|Wirachin Hoonpongsimanont, MD, MS||University of California, Irvine, Department of Emergency Medicine, Irvine, California|
|Amal S. A Akeel, MD||University of California, Irvine, Department of Emergency Medicine, Irvine, California|
|Preet K. Sahota, MS||University of California, Irvine, Department of Emergency Medicine, Irvine, California|
|Shadi Lahham, MD, MS||University of California, Irvine, Department of Emergency Medicine, Irvine, California|
|Mohammad A. Helmy, MD||University of California, Irvine, Department of Radiological Sciences, Irvine, California|
|Shahram Lotfipour, MD, MPH||University of California, Irvine, Department of Emergency Medicine, Irvine, California|
A 49-year-old male presented to the emergency department (ED) with right knee pain and swelling for two days after falling from a two-story roof two weeks prior (Image 1). He visited the ED immediately after the fall; however, his radiographs showed no acute pathology. He was able to ambulate until significant swelling, bruising and pain ensued. His blood pressure was 111/71 millimeters of mercury, heart rate was 108 beats per minute, oxygen saturation was 97% at room air, and temperature was 37.4 degrees Celsius. His laboratory tests showed leukocytosis (white blood cell count: 35,500 cells per microliter), elevated c-reactive protein level (17 milligrams per deciliter (mg/dl)), lactate level (1.6 millimoles per liter (mmol/L)), sodium level (135 mmol/L), creatinine level (0.7 mg/dl), glucose level (143 mg/dl) and hemoglobin (14.9 grams per deciliter). A computed tomography (CT) of his right lower extremity was obtained (Image 2).
The patient was started on intravenous clindamycin and piperacillin/tazobactam. Surgery was consulted and requested a CT. The incision and drainage was performed four hours after his presentation to the ED. The surgeon found an abscess in the medial aspect of the leg at the level of the knee above the fascial plane with healthy-appearing muscle. The patient was discharged home in good condition after four-day admission.
Given the rapid progression of the infection, an operative finding of an abscess above the fiscial plane, and a tissue culture that grew Group A Streptococcus, we concluded that the patient had early necrotizing fasciitis (NF). NF should be suspected even in immunocompetent hosts. Important clues are rapidly progressive violaceous lesions and a sudden onset of severe pain. A clinical staging of disease has been proposed based on cutaneous findings (Table 1).1,2
|Stage One (early)||Stage Two (intermediate)||Stage Three (late)|
|Warm to palpation||Blister or bullae formation (serous fluid)||Hemorrhagic bullae|
|Erythema||Skin fluctuance||Skin anesthesia|
|Tenderness to palpation (extending beyond the apparent areas of skin involvement)||Skin induration||Crepitus|
|Swelling||Skin necrosis with dusky discoloration progressing to frank gangrene|
The common pretest probability tool used is the Laboratory Risk Indicator for Necrotizing Fasciitis (LRINEC) score. Our patient had a LRINEC score of six, which is associated with longer intensive care unit stay and higher septic shock and mortality rate.3 CT and magnetic resonance imaging are the radiological tests of choice in diagnosing NF, but obtaining these images could delay the definitive treatment.4,5 Although dissecting air along the fiscal plane is pathognomonic for NF, NF is a clinical diagnosis. Non-specific CT findings (i.e., dermal thickening, cellulitis mimics) can be found in early NF.6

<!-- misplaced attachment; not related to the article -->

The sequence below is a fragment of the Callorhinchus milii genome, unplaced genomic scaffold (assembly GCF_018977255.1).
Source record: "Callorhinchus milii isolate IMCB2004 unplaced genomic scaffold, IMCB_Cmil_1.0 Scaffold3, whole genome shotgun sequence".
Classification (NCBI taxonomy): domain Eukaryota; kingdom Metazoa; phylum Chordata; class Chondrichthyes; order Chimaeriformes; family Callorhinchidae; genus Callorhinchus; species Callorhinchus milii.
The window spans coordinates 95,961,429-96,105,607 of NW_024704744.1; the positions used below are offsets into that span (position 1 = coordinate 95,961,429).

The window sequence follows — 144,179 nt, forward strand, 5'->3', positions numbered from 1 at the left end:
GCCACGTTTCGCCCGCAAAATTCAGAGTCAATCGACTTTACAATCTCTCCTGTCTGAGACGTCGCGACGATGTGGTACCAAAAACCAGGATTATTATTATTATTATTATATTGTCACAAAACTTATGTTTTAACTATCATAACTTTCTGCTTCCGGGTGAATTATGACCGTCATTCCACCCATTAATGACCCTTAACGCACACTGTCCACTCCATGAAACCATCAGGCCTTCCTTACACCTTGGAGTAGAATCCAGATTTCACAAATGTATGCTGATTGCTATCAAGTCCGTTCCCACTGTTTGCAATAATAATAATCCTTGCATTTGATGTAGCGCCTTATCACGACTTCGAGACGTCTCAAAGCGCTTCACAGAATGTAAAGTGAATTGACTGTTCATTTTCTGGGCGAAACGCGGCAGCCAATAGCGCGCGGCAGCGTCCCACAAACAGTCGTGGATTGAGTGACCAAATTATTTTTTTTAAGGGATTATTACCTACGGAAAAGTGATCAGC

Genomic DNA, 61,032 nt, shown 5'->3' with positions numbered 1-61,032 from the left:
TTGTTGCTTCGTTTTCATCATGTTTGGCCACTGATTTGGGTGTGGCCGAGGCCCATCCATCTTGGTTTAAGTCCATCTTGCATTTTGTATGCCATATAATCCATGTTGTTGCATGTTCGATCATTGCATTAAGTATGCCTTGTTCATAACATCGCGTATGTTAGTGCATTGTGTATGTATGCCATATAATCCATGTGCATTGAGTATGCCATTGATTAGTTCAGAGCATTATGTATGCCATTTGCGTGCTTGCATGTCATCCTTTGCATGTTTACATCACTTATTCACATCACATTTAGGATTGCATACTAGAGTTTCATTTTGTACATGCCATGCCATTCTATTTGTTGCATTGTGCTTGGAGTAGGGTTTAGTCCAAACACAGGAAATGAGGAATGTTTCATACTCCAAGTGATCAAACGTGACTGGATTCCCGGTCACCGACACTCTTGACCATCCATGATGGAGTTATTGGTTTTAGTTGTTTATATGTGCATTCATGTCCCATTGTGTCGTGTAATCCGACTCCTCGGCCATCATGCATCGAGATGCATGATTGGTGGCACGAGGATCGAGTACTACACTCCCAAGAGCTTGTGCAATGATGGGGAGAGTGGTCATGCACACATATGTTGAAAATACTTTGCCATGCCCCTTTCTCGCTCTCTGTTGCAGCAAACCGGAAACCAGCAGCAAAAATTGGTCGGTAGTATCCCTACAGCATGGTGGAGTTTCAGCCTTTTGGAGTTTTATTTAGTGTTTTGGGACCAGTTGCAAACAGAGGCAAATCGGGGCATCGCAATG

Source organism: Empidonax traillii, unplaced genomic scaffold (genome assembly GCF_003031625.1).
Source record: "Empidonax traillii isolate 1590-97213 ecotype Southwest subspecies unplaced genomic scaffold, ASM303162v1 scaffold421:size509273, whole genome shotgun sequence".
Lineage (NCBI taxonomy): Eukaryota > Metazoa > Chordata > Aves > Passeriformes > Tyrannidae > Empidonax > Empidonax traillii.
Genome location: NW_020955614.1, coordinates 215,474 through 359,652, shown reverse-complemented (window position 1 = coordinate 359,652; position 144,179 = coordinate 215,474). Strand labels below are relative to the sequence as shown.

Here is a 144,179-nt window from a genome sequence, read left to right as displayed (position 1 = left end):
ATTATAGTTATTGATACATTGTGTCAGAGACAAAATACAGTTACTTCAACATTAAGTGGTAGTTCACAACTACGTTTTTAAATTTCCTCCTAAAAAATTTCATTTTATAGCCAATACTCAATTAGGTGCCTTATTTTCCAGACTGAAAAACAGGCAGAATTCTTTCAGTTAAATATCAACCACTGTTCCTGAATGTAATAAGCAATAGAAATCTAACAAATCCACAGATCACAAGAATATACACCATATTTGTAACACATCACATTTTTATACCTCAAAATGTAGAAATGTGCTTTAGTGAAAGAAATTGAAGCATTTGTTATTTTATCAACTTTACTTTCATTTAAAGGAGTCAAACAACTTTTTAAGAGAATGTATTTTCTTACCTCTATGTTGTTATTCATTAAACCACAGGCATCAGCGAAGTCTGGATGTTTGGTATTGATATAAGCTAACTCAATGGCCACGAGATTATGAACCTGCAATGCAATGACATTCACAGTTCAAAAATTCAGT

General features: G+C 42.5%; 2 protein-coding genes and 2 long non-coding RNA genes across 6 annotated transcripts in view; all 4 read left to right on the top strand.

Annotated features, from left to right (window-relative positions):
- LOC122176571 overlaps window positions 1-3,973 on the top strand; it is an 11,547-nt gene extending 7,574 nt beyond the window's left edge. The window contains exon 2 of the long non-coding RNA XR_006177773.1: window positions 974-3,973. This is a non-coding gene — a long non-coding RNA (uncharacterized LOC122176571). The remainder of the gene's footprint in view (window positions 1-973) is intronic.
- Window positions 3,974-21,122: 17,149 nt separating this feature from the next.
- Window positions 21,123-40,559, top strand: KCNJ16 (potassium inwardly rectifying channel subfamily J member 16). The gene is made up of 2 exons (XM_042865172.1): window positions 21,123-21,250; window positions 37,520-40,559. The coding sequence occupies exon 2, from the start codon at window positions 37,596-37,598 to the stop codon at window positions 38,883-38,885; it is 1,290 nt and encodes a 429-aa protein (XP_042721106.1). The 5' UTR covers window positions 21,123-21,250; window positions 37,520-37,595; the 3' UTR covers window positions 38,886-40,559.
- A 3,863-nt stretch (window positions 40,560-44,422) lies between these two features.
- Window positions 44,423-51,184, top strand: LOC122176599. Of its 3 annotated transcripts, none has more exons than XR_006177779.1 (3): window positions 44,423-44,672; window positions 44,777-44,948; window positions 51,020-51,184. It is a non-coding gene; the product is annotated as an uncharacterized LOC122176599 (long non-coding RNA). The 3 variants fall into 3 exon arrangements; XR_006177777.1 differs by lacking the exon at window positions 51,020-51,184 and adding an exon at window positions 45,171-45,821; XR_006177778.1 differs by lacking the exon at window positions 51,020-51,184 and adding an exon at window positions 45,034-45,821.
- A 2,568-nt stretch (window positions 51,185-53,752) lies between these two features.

What do we already know about this clinical entity?
Necrotizing fasciitis should be suspected even in immunocompetent hosts. Important clues are rapidly progressive violaceous lesions and sudden onset of severe pain.
What is the major impact of the image(s)?
Non-specific CT findings (i.e., dermal thickening, cellulitis mimics) can be found in early necrotizing fasciitis, within the appropriate clinical presentation.
How might this improve emergency medicine practice?
Ultimately, necrotizing fasciitis is a clinical diagnosis. The provider should not solely rely on the images to establish the diagnosis and treatment.
Section Editor: Rick A. McPheeters, DO
Full text available through open access at http://escholarship.org/uc/uciem_cpcem
Address for Correspondence: Wirachin Hoonpongsimanont, MD, MS, University of California Irvine, Department of Emergency Medicine, 333 The City Drive Blvd. W, Suite 640 Orange, CA 92868. Email: email@example.com. 2:86 – 88
Submission history: Revision received September 26, 2017; Submitted November 16, 2017; Accepted November 29, 2017
Conflicts of Interest: By the CPC-EM article submission agreement, all authors are required to disclose all affiliations, funding sources and financial or management relationships that could be perceived as potential sources of bias. The authors disclosed none.
1. CDC Features: Necrotizing Fasciitis. 2017. Available at: https://www.cdc.gov/features/necrotizingfasciitis/. Accessed on August 13, 2016.
2. Wang YS, Wong CH, Tay YK. Staging of necrotizing fasciitis based on the evolving cutaneous features. Int J Dermatol. 2007;46(10):1036-41.
3. Edlich RF. Necrotizing fasciitis workup. Medscape. 2017. Available at: http://emedicine.medscape.com/article/2051157-workup. Accessed on August 13, 2016.
4. Zacharias N, Velmahos GC, Salama A, et al. Diagnosis of necrotizing soft tissue infections by computed tomography. Arch Surg. 2010;145(5):452-5.
5. Hosek WT, Laeger TC. Early diagnosis of necrotizing fasciitis with soft tissue ultrasound. Acad Emerg Med. 2009;16(10):1033.
6. Chaudhry AA, Baker KS, Gould ES, et al. Necrotizing fasciitis and its mimics: what radiologists need to know. AJR Am J Roentgenol. 2015;204(1):128-39.